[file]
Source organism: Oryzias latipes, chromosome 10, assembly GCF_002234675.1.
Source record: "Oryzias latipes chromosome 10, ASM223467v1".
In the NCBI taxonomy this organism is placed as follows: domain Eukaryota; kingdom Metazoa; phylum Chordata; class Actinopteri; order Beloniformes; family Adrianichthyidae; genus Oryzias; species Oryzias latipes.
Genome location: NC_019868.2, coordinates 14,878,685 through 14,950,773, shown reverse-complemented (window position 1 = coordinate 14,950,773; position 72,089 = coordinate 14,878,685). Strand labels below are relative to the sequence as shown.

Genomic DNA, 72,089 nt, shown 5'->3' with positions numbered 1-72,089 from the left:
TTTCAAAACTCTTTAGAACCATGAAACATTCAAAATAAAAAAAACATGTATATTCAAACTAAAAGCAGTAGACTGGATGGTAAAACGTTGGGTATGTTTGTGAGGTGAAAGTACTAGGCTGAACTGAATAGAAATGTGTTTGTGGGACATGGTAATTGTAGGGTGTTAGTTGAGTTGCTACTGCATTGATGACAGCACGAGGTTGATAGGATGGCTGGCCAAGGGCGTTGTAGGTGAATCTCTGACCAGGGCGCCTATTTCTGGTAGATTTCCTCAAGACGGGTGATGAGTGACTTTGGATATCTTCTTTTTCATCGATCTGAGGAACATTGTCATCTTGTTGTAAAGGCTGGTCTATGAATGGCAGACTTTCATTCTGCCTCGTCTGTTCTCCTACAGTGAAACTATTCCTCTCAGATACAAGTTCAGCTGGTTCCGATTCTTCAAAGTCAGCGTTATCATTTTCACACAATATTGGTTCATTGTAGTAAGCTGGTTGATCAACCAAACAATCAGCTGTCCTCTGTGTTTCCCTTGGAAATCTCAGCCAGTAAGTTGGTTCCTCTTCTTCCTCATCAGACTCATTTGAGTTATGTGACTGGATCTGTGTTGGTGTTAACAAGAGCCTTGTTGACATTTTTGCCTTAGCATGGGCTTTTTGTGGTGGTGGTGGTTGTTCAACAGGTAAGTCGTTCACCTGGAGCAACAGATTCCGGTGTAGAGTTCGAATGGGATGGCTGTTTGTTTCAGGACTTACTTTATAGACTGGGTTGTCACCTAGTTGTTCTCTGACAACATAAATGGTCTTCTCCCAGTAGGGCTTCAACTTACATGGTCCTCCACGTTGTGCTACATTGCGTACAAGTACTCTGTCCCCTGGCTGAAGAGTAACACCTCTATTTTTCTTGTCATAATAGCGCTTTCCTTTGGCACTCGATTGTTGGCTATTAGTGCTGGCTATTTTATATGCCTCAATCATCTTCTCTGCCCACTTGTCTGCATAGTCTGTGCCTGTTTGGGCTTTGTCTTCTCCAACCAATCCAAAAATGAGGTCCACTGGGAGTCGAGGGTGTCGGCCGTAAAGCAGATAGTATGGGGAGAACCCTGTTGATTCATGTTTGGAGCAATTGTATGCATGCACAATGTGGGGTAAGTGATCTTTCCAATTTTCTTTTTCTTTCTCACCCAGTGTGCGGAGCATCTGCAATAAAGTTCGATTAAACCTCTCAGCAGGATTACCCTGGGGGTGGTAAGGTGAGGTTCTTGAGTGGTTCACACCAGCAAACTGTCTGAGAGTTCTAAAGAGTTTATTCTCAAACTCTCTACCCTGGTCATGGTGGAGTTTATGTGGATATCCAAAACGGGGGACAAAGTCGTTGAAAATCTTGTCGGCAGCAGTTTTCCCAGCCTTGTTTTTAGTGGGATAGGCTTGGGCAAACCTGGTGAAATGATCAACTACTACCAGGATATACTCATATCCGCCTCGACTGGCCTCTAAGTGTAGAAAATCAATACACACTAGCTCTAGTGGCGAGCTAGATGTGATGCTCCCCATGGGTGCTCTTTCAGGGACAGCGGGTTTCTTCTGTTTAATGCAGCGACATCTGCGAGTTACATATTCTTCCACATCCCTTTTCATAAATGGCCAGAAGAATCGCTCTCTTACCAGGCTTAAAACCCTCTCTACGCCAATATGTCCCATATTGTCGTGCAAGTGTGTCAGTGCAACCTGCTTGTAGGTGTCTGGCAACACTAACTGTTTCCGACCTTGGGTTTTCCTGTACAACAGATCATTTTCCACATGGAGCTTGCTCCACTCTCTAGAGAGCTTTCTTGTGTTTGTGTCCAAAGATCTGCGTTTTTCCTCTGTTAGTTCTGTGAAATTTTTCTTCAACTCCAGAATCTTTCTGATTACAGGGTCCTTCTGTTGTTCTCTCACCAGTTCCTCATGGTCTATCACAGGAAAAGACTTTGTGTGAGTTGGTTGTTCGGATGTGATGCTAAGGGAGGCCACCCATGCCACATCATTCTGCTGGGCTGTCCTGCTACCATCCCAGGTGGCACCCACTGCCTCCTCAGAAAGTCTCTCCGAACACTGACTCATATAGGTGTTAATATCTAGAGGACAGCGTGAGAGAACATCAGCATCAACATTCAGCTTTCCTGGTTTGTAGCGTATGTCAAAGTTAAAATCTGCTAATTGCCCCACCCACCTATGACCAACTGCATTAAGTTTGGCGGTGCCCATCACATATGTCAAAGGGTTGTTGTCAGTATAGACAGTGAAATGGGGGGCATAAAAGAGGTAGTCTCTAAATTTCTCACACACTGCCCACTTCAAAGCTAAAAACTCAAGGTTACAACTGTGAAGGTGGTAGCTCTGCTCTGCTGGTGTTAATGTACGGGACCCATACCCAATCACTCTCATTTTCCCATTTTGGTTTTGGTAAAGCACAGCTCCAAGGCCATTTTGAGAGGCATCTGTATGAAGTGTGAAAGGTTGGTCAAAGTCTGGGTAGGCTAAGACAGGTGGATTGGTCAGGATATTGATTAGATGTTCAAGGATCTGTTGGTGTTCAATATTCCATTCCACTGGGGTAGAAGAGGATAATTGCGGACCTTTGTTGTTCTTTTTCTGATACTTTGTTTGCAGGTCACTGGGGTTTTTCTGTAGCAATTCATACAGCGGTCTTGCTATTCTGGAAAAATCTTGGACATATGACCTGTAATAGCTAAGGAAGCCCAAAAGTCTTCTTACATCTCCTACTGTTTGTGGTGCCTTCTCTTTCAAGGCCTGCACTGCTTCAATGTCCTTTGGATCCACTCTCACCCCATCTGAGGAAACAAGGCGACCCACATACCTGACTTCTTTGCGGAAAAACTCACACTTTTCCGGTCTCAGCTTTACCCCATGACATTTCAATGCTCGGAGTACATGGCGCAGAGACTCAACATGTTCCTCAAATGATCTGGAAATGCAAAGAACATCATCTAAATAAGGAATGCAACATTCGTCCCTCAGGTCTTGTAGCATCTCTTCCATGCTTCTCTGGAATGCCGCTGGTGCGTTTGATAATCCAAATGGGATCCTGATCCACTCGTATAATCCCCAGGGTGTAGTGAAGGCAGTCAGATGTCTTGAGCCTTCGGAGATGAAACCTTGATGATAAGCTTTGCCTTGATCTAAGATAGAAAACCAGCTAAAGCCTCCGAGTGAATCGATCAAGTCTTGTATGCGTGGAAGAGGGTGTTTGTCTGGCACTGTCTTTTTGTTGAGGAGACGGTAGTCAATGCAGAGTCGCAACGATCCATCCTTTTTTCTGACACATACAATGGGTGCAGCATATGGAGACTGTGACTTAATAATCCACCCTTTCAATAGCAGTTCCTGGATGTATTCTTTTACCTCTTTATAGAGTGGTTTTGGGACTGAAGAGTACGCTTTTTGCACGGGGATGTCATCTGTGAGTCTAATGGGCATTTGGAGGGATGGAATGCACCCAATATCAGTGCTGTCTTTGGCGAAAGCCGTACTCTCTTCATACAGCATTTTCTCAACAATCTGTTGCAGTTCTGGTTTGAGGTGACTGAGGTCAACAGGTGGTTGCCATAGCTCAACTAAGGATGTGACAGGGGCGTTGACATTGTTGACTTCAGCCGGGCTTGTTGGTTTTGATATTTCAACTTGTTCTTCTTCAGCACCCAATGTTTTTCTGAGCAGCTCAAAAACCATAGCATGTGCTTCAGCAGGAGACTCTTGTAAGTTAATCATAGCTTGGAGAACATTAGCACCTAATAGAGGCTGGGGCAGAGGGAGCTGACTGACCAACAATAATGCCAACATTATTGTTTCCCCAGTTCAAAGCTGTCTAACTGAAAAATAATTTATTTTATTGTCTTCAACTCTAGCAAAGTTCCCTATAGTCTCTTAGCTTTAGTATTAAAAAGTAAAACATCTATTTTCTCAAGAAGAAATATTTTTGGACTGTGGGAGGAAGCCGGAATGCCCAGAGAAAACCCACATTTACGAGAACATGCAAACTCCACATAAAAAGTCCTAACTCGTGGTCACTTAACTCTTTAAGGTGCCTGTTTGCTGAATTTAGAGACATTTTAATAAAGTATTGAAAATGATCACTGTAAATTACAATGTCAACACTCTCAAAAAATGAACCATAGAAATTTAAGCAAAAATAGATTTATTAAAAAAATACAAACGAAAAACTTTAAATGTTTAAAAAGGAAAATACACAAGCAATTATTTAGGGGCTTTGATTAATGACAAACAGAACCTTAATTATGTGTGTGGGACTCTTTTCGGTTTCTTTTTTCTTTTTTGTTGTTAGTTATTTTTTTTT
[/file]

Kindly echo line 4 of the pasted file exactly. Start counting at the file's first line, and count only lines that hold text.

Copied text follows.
Genome location: NC_019868.2, coordinates 14,878,685 through 14,950,773, shown reverse-complemented (window position 1 = coordinate 14,950,773; position 72,089 = coordinate 14,878,685). Strand labels below are relative to the sequence as shown.